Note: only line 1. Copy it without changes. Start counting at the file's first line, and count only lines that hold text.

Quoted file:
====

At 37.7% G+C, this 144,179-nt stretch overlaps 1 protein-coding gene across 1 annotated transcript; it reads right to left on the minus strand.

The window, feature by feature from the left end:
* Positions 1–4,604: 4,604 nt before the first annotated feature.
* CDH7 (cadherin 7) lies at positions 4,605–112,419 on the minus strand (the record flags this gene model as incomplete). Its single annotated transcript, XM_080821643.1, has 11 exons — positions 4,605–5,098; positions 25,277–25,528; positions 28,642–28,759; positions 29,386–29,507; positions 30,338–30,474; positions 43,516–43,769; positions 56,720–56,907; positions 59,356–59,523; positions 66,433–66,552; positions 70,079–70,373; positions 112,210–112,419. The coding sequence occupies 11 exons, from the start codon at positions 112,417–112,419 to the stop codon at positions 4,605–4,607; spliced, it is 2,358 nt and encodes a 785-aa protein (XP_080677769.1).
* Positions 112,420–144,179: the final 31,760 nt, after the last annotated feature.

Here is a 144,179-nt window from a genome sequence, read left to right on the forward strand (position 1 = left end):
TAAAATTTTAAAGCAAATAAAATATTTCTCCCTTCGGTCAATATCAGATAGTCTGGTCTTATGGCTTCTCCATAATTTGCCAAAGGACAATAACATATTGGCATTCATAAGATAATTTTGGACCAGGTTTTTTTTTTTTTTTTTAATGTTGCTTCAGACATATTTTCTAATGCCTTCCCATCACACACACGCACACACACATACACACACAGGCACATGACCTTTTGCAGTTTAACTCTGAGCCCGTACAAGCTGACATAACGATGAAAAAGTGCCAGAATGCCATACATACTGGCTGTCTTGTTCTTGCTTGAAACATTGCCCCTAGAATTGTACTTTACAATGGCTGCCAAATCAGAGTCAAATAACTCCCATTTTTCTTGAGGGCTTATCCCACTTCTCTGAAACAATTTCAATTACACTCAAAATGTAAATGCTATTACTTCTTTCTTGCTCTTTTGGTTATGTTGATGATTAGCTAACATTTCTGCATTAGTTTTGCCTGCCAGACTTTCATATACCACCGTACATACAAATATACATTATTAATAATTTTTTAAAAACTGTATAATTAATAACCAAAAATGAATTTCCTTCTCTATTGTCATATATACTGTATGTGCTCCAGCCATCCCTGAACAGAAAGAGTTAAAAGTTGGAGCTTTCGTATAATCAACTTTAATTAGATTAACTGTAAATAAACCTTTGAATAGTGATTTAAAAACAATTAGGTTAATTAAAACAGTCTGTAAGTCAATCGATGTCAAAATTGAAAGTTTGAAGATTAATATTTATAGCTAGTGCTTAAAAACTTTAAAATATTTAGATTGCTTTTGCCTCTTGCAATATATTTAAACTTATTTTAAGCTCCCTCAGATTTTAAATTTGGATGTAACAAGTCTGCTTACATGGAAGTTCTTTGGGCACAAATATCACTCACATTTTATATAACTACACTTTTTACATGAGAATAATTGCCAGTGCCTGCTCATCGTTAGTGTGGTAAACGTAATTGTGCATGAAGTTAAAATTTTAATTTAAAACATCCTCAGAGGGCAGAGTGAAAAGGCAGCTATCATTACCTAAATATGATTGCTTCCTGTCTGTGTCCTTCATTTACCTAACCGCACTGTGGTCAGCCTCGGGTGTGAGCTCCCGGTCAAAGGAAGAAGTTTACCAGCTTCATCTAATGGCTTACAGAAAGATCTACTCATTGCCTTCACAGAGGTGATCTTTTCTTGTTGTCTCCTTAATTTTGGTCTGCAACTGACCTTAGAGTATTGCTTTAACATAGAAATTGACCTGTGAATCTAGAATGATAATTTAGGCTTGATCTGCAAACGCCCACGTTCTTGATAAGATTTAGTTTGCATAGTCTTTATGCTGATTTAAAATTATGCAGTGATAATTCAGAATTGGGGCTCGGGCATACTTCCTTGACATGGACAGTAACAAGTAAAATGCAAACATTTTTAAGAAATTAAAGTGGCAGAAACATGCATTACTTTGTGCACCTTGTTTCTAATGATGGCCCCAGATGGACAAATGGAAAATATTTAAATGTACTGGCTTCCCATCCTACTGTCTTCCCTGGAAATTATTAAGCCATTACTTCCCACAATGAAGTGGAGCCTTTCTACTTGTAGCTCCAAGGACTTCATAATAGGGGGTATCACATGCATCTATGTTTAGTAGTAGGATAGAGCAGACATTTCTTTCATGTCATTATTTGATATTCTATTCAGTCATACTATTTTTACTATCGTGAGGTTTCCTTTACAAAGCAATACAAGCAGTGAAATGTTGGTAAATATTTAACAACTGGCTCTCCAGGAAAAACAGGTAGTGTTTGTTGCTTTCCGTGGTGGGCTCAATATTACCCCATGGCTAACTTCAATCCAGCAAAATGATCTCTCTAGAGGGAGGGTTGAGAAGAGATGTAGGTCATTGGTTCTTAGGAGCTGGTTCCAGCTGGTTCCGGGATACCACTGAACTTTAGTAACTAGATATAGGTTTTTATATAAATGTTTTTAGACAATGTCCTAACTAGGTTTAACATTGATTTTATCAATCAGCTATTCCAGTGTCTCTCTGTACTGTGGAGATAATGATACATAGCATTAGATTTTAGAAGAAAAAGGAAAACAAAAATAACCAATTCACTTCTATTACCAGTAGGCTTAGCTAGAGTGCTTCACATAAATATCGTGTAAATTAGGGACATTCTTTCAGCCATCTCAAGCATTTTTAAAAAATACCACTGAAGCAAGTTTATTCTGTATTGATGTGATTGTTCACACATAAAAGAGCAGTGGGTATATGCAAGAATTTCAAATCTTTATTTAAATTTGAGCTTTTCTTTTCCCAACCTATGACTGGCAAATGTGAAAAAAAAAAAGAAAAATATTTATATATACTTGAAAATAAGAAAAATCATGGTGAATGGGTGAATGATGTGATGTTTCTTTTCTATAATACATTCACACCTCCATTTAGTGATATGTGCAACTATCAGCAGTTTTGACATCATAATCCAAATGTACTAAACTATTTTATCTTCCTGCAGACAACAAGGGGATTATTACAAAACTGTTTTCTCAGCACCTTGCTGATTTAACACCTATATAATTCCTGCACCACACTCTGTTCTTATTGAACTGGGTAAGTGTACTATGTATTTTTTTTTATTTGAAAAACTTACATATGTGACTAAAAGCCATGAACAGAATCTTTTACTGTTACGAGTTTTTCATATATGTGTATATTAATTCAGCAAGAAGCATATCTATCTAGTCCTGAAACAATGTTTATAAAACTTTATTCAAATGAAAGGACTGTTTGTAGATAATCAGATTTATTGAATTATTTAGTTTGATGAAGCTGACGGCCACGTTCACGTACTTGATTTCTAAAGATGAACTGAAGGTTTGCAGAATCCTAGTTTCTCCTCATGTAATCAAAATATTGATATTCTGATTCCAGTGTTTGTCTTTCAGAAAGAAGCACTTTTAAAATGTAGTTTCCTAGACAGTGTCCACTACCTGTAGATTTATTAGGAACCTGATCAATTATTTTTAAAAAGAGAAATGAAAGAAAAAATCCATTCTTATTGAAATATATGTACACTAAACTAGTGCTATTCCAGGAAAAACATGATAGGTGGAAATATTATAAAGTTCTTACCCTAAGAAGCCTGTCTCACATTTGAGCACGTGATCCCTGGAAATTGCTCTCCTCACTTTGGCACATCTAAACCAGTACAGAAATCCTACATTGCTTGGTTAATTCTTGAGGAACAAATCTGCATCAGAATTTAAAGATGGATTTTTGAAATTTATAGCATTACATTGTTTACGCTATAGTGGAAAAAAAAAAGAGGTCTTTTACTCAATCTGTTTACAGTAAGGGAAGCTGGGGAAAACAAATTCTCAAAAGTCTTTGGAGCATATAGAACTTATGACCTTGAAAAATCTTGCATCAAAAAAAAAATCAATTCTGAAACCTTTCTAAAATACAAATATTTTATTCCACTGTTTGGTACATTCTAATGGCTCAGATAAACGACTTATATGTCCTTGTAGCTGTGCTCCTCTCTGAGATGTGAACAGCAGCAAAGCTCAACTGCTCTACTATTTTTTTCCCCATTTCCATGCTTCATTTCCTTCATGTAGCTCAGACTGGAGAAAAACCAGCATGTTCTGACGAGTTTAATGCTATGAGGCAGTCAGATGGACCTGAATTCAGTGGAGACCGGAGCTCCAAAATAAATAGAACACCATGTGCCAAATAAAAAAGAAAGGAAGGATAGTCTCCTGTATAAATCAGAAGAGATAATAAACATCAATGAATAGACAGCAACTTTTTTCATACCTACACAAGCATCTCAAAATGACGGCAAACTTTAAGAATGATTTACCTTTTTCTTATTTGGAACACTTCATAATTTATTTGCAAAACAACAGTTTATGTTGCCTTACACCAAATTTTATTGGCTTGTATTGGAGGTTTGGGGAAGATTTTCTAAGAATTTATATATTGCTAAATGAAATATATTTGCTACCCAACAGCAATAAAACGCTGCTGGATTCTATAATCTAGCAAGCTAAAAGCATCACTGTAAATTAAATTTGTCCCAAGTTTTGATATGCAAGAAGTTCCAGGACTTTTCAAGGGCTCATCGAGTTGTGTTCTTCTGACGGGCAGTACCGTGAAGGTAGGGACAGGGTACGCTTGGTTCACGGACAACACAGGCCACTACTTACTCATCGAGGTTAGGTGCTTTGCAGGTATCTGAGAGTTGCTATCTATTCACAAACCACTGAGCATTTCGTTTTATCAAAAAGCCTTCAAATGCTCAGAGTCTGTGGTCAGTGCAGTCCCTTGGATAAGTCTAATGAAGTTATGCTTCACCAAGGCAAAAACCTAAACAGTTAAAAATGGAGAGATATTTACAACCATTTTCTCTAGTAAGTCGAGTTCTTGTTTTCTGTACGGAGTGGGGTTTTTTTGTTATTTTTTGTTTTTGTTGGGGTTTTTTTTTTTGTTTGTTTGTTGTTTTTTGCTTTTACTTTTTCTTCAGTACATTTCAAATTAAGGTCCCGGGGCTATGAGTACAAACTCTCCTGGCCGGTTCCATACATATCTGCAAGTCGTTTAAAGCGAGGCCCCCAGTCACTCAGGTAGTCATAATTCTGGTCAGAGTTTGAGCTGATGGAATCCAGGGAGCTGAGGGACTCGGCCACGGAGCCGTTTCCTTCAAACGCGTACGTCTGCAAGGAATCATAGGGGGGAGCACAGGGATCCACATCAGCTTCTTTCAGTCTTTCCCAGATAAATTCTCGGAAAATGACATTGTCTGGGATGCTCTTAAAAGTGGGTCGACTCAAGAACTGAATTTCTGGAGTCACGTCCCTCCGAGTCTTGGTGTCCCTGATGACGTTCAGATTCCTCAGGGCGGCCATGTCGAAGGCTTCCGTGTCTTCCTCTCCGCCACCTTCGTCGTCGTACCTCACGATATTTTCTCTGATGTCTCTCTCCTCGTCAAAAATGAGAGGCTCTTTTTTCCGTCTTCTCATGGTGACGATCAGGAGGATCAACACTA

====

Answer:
At 37.7% G+C, this 144,179-nt stretch overlaps 1 protein-coding gene across 1 annotated transcript; it reads right to left on the minus strand.